Martin Allen has so far proven adept at building, but we’re yet to see how good he is at deconstruction.
The Chesterfield manager has brought in what could be seen as the solid spine of a brand new team at the Proact.
An experienced goalkeeper, two strapping centre-halves and two central midfielders, one of them defensive and one attacking, were his first five signings.
Perhaps Allen is a believer in the old adage ‘defence wins championships’ but regardless, he’s already given Town a solid-looking, physical profile for the new campaign.
At 5ft 11ins, Curtis Weston is the smallest of the first five new signings.
At 26, giant centre-half Will Evans is the youngest of them.
The new boys have been around the block, multiple times in Michael Nelson’s case.
Reliability appears to be a theme – players who have played a lot of football recently, players Allen can trust.
As the manager himself rightly says, there’s nothing to get excited about yet because the actual football and the possibility of winning something is still a very long way off.
But few can have much reason for complaint when they look at the recruitment drive as it stands.
The way the new man operates in general has left little room for discontent among the fans.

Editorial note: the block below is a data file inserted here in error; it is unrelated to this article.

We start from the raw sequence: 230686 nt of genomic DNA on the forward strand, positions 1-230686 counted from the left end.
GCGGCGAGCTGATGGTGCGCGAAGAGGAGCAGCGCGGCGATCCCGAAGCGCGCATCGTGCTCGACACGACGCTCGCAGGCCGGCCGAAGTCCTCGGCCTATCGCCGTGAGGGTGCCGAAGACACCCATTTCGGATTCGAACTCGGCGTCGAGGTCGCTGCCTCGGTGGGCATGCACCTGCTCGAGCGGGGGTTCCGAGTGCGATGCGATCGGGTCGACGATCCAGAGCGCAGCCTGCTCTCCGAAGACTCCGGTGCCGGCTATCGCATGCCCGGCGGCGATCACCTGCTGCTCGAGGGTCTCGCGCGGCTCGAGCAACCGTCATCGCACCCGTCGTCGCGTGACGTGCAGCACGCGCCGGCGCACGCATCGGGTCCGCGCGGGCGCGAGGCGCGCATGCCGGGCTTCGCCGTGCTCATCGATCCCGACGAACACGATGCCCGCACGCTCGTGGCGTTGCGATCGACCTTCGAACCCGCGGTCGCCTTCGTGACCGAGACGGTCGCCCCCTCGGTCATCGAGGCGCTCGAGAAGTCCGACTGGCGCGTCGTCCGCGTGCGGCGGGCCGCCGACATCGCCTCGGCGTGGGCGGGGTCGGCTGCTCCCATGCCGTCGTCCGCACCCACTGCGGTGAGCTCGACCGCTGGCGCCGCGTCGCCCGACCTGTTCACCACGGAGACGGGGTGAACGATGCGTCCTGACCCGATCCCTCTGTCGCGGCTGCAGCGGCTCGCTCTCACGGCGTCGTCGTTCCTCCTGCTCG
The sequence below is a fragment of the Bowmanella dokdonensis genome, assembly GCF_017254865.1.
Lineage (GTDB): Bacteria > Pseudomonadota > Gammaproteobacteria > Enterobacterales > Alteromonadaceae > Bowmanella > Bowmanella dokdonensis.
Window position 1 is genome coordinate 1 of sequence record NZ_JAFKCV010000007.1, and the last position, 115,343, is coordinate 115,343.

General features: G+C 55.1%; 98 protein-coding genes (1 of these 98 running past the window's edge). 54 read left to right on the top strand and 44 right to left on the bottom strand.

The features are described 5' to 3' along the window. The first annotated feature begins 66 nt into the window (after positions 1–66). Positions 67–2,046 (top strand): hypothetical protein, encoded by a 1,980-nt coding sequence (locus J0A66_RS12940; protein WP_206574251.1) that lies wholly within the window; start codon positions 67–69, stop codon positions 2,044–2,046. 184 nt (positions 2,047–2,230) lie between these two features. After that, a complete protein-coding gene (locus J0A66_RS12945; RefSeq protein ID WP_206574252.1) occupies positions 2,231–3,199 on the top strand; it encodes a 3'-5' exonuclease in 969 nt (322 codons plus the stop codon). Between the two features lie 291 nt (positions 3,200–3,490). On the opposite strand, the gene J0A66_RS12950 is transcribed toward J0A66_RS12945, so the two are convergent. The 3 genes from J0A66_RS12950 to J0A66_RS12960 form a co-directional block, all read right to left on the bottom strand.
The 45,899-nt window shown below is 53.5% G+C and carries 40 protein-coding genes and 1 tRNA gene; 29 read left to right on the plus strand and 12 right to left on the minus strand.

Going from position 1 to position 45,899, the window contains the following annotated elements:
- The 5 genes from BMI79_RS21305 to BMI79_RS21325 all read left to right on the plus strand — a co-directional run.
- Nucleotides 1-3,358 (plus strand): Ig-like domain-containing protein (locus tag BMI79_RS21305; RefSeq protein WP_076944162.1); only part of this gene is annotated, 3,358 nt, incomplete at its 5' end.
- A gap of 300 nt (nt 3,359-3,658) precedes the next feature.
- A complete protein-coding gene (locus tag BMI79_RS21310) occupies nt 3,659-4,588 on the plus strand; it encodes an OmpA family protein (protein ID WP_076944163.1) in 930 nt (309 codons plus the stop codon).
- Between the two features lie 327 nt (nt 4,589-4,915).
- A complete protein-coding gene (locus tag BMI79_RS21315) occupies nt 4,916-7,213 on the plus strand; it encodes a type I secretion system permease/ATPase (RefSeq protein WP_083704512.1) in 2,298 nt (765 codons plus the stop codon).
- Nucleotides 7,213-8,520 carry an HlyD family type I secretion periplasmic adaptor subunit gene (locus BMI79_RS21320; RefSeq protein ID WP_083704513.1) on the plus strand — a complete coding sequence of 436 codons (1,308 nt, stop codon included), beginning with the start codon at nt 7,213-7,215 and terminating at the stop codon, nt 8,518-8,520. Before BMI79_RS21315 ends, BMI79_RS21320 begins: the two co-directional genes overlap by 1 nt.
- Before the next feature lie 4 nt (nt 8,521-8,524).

He has, thus far, done an impressive job of building a bridge over the chasm that existed between supporters and the people in charge at their club.
Taking control of the club’s media output when it comes to playing matters, taking ownership of the Q and A evening with fans, engaging freely and regularly with the local press – Allen has been tenacious in nurturing those important relationships in the early days of his tenure.
Allen clearly recognises how vital it is to have people on board for the journey to come – something many managers demand without ever really taking the iniative themselves.
But before he can truly build a Chesterfield FC to call his own, he’s got some tearing down to do.
At the time of writing we’re yet to see much in the way of departures, in terms of contracted players.
After back-to-back relegations it was an inescapable fact that wholesale changes needed to be made, particularly when you consider how miserable last season was on the pitch.
The difficulty any new manager was going to have was shifting players with a year left to run on their deals.
Allen quickly identified a group of players he felt should move on, and the second part of the job is getting them out of the Proact.
It’s a delicate, tricky task.
Finding takers for players who underperformed in a relegated side is one thing, finding takers willing to pay something close to what those players earn at Chesterfield is quite another.
For some of that group, a new club might not immediately present itself and the only way to get them off the books will be to pay them off.
It’s surely in a player’s best interests to accept their exit with a reasonable amount of grace, however.
What good would it do a career to stick around where you’re not wanted, simply drawing a wage, playing no football and further hindering a club you failed to keep in the Football League?
Some of these players are going to have to get their head around a drop in level and a drop in wages.
Better that, and regular football elsewhere, than the alternative.
Their exit is the key to unlocking both their own career development and further construction of Allen’s new Spireites squad.